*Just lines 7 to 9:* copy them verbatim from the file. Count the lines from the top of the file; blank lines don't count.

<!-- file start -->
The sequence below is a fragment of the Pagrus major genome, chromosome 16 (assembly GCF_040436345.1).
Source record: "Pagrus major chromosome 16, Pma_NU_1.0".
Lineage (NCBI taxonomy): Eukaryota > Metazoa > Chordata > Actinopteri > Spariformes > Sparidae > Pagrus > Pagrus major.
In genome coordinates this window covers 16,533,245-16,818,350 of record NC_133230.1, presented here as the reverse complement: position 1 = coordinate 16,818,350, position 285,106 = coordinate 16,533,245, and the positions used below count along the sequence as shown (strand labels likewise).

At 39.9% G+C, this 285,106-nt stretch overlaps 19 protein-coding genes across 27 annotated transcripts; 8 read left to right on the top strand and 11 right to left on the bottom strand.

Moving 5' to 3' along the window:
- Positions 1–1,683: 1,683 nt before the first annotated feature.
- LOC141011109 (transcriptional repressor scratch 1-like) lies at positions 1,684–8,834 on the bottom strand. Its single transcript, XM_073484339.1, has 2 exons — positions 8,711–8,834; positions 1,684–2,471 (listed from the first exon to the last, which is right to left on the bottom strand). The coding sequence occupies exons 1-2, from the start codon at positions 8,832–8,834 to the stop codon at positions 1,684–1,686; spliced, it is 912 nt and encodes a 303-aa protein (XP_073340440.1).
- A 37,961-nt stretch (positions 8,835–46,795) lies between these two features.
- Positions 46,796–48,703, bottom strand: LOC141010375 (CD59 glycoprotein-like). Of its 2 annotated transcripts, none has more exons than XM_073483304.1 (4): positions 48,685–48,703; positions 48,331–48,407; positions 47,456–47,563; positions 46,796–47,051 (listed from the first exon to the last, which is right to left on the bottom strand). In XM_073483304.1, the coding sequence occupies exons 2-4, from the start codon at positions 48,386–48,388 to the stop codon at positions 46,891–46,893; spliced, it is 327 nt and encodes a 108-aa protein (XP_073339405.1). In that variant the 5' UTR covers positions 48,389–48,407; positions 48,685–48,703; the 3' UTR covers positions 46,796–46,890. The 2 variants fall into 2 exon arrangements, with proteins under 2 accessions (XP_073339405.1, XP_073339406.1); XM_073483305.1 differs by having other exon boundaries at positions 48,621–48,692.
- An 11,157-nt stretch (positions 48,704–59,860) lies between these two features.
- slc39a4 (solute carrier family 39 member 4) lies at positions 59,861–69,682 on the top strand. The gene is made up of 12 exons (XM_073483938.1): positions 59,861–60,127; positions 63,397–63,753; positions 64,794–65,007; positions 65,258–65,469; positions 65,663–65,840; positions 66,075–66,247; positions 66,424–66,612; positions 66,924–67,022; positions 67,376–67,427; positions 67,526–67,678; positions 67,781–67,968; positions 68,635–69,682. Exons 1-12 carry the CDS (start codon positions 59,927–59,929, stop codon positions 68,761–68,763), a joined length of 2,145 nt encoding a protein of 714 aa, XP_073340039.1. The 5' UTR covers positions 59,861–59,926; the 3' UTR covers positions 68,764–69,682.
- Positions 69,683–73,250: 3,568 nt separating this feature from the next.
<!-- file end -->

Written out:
- Positions 1–1,683: 1,683 nt before the first annotated feature.
- LOC141011109 (transcriptional repressor scratch 1-like) lies at positions 1,684–8,834 on the bottom strand. Its single transcript, XM_073484339.1, has 2 exons — positions 8,711–8,834; positions 1,684–2,471 (listed from the first exon to the last, which is right to left on the bottom strand). The coding sequence occupies exons 1-2, from the start codon at positions 8,832–8,834 to the stop codon at positions 1,684–1,686; spliced, it is 912 nt and encodes a 303-aa protein (XP_073340440.1).
- A 37,961-nt stretch (positions 8,835–46,795) lies between these two features.